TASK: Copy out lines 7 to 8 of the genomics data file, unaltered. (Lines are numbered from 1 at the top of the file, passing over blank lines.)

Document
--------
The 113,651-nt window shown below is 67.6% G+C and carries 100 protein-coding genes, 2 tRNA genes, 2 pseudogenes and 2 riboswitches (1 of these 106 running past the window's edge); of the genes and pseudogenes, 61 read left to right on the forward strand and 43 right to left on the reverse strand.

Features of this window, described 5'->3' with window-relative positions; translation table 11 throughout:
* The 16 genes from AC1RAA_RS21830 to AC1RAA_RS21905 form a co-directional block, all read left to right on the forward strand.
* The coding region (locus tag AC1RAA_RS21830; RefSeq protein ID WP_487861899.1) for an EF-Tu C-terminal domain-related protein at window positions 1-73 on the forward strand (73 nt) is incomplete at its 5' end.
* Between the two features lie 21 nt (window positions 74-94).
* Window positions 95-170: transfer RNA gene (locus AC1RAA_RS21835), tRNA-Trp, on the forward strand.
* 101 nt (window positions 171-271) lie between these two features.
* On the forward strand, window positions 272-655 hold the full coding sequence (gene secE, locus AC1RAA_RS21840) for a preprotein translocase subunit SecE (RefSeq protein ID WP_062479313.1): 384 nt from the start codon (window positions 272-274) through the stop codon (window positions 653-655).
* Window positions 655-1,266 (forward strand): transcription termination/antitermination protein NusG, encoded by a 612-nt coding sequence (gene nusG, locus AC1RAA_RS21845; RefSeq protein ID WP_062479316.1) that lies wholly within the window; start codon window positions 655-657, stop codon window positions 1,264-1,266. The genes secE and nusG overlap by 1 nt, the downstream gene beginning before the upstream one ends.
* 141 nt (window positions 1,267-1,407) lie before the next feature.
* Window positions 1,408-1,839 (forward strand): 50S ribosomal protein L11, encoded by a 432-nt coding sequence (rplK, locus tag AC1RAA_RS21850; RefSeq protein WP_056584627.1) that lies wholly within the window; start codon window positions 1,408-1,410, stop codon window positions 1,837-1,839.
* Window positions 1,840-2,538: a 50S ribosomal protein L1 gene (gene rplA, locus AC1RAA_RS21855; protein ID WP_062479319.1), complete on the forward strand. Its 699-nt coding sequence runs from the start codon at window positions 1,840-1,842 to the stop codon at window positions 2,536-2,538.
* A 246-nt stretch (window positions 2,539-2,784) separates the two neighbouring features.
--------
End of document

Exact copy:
* 101 nt (window positions 171-271) lie between these two features.
* On the forward strand, window positions 272-655 hold the full coding sequence (gene secE, locus AC1RAA_RS21840) for a preprotein translocase subunit SecE (RefSeq protein ID WP_062479313.1): 384 nt from the start codon (window positions 272-274) through the stop codon (window positions 653-655).